“In the cyber solutions market, we were looking to partner with a visionary leader that could help us paint a picture of the IT risks for small, medium and large businesses,” said Sheldon Shaw, VP of Innovation and Infrastructure at CyberNB. “We see the relationship with Tenable as a key capstone as we move forward.”


For more information about Tenable, visit

To learn more about CyberNB’s CI-SOC, visit


About Tenable

Tenable®, Inc. is the Cyber Exposure company. Over 30,000 organizations around the globe rely on Tenable to understand and reduce cyber risk. As the creator of Nessus®, Tenable extended its expertise in vulnerabilities to deliver the world’s first platform to see and secure any digital asset on any computing platform. Tenable customers include more than 50 percent of the Fortune 500, more than 30 percent of the Global 2000 and large government agencies. Learn more at

CyberNB and FutureShield Collaborate to Support Critical Infrastructure Owners and Operators in Canada

CyberNB Inc. is pleased to announce a partnership with FutureShield Inc., a technology solution and consulting practice for physical & IT security, emergency management, and continuity that specializes in critical infrastructure protection. 


FutureShield is a Toronto-based company that has provided security and emergency manager clients with technology experience and software integration operational support for more than 30 years. President and Founder Cynthia Weeden will drive awareness for CyberNB’s Critical Infrastructure Security Operations Centre (CI-SOC) with industrial security leadership across Canada, as well as with the provincial and federal government.  


In addition to the CI-SOC, Weeden will promote CyberNB’s Critical Infrastructure Protection Network (CIPnet) membership program. CIPnet is Canada’s most extensive network of cybersecurity stakeholders, leveraging the power of collective impact to multiply opportunities for members at home and abroad. 


Finally, Weeden will ensure that critical infrastructure owners and operators and industrial security executives are aware of CyberNB’s Trust & Compliance initiatives, specifically the value of obtaining cybersecurity certification and demonstrating security and resilience through CyberNB’s Transparency Centre initiative with Lightship Security.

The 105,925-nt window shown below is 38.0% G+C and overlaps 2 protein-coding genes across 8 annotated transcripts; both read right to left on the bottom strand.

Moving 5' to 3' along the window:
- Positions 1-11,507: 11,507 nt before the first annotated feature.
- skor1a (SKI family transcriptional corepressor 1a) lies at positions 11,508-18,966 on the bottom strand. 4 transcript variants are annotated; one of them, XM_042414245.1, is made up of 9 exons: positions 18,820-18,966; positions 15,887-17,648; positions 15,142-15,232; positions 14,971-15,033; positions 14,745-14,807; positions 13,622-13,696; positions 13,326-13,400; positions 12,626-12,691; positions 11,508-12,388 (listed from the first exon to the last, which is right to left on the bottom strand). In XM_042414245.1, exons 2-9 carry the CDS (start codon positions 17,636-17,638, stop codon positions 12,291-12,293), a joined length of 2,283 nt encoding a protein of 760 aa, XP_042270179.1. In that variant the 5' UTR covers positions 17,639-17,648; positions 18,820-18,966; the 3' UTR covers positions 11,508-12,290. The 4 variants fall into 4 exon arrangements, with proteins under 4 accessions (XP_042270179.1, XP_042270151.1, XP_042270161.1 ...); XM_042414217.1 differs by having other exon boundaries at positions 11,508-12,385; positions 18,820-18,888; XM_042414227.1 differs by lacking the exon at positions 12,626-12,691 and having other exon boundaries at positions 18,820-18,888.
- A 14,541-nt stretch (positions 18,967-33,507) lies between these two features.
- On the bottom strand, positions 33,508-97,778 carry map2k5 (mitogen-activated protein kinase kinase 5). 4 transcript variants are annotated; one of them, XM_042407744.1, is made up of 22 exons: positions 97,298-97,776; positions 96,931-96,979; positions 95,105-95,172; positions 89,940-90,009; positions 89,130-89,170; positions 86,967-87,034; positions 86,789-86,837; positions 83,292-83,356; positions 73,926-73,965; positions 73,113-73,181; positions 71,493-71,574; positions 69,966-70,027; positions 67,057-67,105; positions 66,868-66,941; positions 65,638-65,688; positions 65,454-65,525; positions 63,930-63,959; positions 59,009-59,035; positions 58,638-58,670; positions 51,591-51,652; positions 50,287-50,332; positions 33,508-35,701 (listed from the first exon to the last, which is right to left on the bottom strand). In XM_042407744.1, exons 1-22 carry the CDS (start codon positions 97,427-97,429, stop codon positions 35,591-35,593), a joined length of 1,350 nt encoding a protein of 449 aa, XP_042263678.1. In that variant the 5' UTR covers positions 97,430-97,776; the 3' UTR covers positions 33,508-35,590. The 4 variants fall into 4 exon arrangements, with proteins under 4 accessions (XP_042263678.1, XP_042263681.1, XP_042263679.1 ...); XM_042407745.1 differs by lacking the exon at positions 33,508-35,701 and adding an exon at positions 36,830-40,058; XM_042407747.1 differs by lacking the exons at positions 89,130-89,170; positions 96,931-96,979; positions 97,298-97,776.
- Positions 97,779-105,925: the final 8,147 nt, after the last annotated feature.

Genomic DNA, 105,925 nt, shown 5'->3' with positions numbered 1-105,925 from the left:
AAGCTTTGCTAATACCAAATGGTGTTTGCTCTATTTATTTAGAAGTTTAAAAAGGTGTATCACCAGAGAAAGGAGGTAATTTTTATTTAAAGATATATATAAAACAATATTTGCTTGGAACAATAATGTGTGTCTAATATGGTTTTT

If you are a critical infrastructure owner or operator with questions about the CI-SOC, CIPnet, or cybersecurity certification, please contact Cynthia Weeden at [email protected].

Frontline Safety and Security Article

New Brunswick Office of the Fire Marshal, in partnership with DRDC’s Canadian Safety & Security Program, CyberNB, the Atlantic Provinces Trucking Association, and Emergency Solutions International (ESI) Collaborate on Initiative to Ensure Secure Shipment of Hazardous Materials


Between 2009 and 2011, community risk assessments were conducted by Defence Research Development Canada (DRDC) across Canada. It was determined the top challenges around accidents during ground transportation of Hazardous Materials were:

  • Incidents often required resources beyond the community’s capabilities; 
  • Responders often were challenged to identify detailed specifics about the load;
  • Incidents caused costly disruption to the supply chain, such as closure of critical trucking routes, while materials were identified and tactical mitigation was performed.

Link to full article: